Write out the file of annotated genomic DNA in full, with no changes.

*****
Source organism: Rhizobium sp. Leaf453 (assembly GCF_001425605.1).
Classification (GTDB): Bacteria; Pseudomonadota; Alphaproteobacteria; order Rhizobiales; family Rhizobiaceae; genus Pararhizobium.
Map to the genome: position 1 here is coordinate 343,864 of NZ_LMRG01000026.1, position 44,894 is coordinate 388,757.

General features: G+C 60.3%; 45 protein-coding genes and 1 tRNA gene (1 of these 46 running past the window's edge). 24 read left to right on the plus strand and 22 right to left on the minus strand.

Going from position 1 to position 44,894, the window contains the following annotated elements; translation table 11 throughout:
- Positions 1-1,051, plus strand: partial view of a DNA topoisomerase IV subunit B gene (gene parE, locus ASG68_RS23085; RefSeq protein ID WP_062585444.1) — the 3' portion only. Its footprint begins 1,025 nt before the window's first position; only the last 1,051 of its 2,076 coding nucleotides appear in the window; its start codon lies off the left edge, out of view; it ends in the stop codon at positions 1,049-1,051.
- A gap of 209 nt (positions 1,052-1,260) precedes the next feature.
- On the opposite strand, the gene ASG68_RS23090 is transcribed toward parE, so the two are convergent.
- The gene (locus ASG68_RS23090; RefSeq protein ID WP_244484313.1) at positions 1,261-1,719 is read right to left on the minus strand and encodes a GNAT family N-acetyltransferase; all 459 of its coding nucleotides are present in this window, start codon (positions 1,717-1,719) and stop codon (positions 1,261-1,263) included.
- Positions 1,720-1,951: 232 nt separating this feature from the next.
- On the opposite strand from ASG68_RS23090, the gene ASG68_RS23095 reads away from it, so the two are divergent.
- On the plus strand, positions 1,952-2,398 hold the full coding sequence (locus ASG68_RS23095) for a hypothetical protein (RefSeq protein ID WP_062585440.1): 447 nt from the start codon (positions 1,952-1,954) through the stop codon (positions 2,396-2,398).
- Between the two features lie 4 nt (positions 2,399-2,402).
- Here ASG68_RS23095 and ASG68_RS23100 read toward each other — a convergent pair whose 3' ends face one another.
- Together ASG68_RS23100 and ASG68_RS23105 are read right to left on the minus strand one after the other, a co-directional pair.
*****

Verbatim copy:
Source organism: Rhizobium sp. Leaf453 (assembly GCF_001425605.1).
Classification (GTDB): Bacteria; Pseudomonadota; Alphaproteobacteria; order Rhizobiales; family Rhizobiaceae; genus Pararhizobium.
Map to the genome: position 1 here is coordinate 343,864 of NZ_LMRG01000026.1, position 44,894 is coordinate 388,757.

General features: G+C 60.3%; 45 protein-coding genes and 1 tRNA gene (1 of these 46 running past the window's edge). 24 read left to right on the plus strand and 22 right to left on the minus strand.

Going from position 1 to position 44,894, the window contains the following annotated elements; translation table 11 throughout:
- Positions 1-1,051, plus strand: partial view of a DNA topoisomerase IV subunit B gene (gene parE, locus ASG68_RS23085; RefSeq protein ID WP_062585444.1) — the 3' portion only. Its footprint begins 1,025 nt before the window's first position; only the last 1,051 of its 2,076 coding nucleotides appear in the window; its start codon lies off the left edge, out of view; it ends in the stop codon at positions 1,049-1,051.
- A gap of 209 nt (positions 1,052-1,260) precedes the next feature.
- On the opposite strand, the gene ASG68_RS23090 is transcribed toward parE, so the two are convergent.
- The gene (locus ASG68_RS23090; RefSeq protein ID WP_244484313.1) at positions 1,261-1,719 is read right to left on the minus strand and encodes a GNAT family N-acetyltransferase; all 459 of its coding nucleotides are present in this window, start codon (positions 1,717-1,719) and stop codon (positions 1,261-1,263) included.
- Positions 1,720-1,951: 232 nt separating this feature from the next.
- On the opposite strand from ASG68_RS23090, the gene ASG68_RS23095 reads away from it, so the two are divergent.
- On the plus strand, positions 1,952-2,398 hold the full coding sequence (locus ASG68_RS23095) for a hypothetical protein (RefSeq protein ID WP_062585440.1): 447 nt from the start codon (positions 1,952-1,954) through the stop codon (positions 2,396-2,398).
- Between the two features lie 4 nt (positions 2,399-2,402).
- Here ASG68_RS23095 and ASG68_RS23100 read toward each other — a convergent pair whose 3' ends face one another.
- Together ASG68_RS23100 and ASG68_RS23105 are read right to left on the minus strand one after the other, a co-directional pair.